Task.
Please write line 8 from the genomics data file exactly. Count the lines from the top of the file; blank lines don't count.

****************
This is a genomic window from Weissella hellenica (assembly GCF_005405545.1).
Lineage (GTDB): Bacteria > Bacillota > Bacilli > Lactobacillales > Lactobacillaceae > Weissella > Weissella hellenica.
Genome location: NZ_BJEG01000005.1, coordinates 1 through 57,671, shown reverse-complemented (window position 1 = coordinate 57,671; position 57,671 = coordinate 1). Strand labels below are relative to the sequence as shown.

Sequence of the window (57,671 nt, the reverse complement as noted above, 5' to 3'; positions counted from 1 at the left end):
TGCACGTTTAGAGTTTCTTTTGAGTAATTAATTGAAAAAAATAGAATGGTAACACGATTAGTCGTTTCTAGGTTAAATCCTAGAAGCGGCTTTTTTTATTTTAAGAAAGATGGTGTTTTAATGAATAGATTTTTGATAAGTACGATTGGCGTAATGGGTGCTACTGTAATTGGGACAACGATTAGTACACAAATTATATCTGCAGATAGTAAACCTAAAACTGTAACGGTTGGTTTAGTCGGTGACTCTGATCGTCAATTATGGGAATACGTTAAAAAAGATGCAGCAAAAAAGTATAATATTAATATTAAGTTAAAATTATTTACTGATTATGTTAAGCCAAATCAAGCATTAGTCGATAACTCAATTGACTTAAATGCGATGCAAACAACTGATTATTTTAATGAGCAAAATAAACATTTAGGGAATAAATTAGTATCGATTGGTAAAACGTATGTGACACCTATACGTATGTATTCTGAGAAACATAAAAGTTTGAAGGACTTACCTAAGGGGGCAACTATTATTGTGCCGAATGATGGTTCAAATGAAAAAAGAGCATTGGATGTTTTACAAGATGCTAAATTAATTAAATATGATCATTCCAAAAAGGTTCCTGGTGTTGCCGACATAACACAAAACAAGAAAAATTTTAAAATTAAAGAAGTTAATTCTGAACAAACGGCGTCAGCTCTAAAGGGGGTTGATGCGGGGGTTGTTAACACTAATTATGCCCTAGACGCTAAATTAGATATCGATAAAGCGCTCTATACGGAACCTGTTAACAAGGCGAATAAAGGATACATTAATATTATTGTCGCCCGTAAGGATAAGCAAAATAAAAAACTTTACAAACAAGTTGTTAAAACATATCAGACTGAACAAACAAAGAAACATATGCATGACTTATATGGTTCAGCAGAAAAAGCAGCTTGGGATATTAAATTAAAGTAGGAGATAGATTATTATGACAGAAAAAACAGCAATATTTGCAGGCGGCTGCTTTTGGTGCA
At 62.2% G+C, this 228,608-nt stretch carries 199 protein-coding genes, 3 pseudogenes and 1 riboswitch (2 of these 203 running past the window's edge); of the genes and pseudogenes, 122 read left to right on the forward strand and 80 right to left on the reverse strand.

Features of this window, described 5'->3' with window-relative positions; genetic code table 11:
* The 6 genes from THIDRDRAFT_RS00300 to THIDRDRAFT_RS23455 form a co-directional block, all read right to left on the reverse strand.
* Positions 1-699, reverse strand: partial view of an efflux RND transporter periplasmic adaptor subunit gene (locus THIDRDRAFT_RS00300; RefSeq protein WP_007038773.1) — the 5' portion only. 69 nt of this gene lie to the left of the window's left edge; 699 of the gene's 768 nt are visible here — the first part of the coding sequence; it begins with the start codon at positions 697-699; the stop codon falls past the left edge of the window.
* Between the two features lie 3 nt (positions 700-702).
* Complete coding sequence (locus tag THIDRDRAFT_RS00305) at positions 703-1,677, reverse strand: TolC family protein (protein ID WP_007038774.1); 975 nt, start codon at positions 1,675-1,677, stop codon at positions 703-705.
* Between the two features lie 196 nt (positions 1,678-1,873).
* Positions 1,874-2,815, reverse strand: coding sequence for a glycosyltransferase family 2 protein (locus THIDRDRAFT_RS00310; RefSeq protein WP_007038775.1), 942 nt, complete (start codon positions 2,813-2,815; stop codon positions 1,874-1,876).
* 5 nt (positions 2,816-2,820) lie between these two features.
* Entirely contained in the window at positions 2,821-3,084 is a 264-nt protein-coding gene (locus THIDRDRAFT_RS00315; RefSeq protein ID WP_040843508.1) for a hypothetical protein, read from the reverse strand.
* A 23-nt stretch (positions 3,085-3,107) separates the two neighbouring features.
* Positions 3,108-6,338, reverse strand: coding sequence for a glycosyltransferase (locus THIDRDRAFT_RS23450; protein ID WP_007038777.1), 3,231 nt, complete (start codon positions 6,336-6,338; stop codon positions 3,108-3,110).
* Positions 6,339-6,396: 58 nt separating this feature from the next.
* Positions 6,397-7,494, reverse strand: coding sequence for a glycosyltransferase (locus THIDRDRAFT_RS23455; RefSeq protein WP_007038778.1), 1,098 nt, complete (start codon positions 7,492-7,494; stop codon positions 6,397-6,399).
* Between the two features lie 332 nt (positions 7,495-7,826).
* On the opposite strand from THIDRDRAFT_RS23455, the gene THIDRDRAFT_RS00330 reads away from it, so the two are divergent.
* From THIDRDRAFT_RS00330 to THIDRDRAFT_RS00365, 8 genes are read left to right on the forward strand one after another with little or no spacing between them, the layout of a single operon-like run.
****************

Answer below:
* The 6 genes from THIDRDRAFT_RS00300 to THIDRDRAFT_RS23455 form a co-directional block, all read right to left on the reverse strand.